The assembled parts needed for the chimney.  I used 3/4" single-side conduit clamps and "Tee nut fasteners" (10 x 24) to hold the expanded metal above the chimney.  The chimney is a Boston Brown Bread can, both ends cut out and painted with black 1200 degree engine paint.

The finished mini-heater.  Note the split key ring through the gallery to lift the chimney - it gets hot!  The base was spray painted with forest green Rustoleum.  The heat deflector was cut from a 4" aluminum dryer vent, and slides across the expanded metal.  Now it is safe to use as a heater under a vehicle (with sufficient clearance, of course), in a greenhouse, etc.  By removing the heat deflector the mini-heater is converted into a nice little stove for cooking, heating water for coffee or quick meals, whatever.

Miller also made a half-size brooder lamp.  The one shown at left uses a 7/8" wide wick rather than the standard 1 1/2" wide wicks used in the brooder lamps above.  I have cleaned this one.  Now it is ready for final polish and paint.  These smaller brooder lamps had a 2 5/8" crimped-heel section for a chimney.  In this case, a metal can salvaged from a Slim-Fast drink fit perfectly!

English Greenhouse heater from Norfolk Products, 55 Wilbury Way, Hitchin, Hertforshire, Sg4 Otw England.  My heat deflector (above) is not as pretty, but mine works just as well.  This English heater is rated at 2,100 BTU/hr from two 1" wide wicks.  The duplex heater I made (above), using two 1 1/2" wide wicks, must therefore produce in the neighborhood of 3,000 BTU/hr.  Not too shabby!  It cost me $55 to import the English Greenhouse heater several years ago, and only half that for my new Miller duplex mini-heater with all the parts and pieces added..

Comparison with original brooder chimneys

On the left is a turn of the century brooder chimney for a duplex wick heater.  The center photo is of a 1940's era brooder chimney which does not have a tip over burner.  My homemade chimney is on the right.  All are metal to dissipate heat properly. The originals worked, but mine are strong enough to support a full tea kettle...and heat it to boiling!

Zenith Chimneyless Brooder Heaters

Miller made some very interesting burners which were designed to burn correctly without a chimney.  Of course an open flame is a safety issue:  these burners were intended for burning inside a metal housing.  The burner could heat the metal which would  then give off heat to keep chicks and chickens warm in the winter.  Flocks hate to be disturbed when nestled for warmth, so the metal cabinet could have an outside hatch for inspection and refueling of the brooder heater.   Notice the flame in the photo at right:  steady, perfect flame and a nice, hot white.  The draft design was perfect  (see below right).

Disassembled to show the parts. 
Note the felt wick!  It is not woven cotton.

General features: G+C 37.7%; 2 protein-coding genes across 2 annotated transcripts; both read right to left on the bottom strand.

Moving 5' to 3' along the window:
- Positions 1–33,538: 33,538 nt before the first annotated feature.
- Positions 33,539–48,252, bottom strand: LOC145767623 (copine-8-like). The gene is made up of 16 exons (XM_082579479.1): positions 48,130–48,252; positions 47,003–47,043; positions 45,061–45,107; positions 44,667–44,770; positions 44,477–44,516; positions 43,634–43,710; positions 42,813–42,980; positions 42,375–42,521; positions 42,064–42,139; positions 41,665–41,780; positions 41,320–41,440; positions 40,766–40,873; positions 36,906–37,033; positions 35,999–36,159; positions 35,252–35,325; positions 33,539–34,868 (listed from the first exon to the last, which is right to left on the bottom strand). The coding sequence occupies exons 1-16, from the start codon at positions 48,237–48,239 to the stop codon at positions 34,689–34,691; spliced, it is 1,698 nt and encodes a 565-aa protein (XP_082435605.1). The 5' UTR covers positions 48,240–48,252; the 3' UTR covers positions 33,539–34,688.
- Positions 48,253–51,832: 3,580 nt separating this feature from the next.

The solid cap at left fit over the wick raising assembly in the middle of the photo.  The threads were the same #3 as a 1 1/2" normal brooder heater burner, single or duplex.

The draft is controlled and regulated by the fingers shown in the upside down burner cap above.  They moved air past the wick perfectly for an even flame after they are warmed up. The tag above says:

IMPORTANT: For safe and satisfactory operation of your Zenith Chimneyless Kerosene Burner follow these directions carefully. 
1.  Allow ample time (at least 15 minutes) for flame t rise to its maximum height before turning to the height desired. This is necessary because as the lamp gets warmer from a cold start, the flame will creep higher.  If this creepage is not allowed for and the flame is turned too high at the start, the flame will become much too high as the burner warms up.
2. Remember - a low or moderate flame will give more heat and will not smoke and have carbon deposits.

3. Keep wick in good condition - even and flat on top.  Do not cut it unless badly burned down.  Just rub off charred portion with a cloth or fingers then pat down until you get a good even surface on top. When through using burner for the season, remove the wick and let it dry out.  Clean out the lamp and start anew when ready to operate again.  The oil standing in the lamp for many months becomes rancid and wicks filled with this oil will not work properly. 
4.  All burners are furnished with a small tube on the side to let gas forming in the lamp escape direct to the flame.  keep this tube open and clean.  5.  If burner smokes at any time, turn the flame down.  If it continues to smoke, clean the burner.

Important:  When replacing hood on No. 2 and 3 Zenith burners the notch in the hood must be placed over the shaft.    The Miller Company.  Meriden, Conn.

This is how I will use my Zenith Chimneyless Stove.
At right shows kerosene stoves under cooking stands which I use for canning.  I do not like to set a heavy pot directly on a stove.  It is easy to bolt together a cook stand from 1 1/2" "L" slotted steel strapping.  The Zenith Chimneyless burner is far from producing enough heat to boil a big pot of water, but will keep a pot of water hot enough for washing, etc.  The Zenith stand will be 14" x 10" and 9" high so the brooder heater can slide under and be close enough to the pot (no chimney!) to produce good heat directly on the bottom of a pot or pan.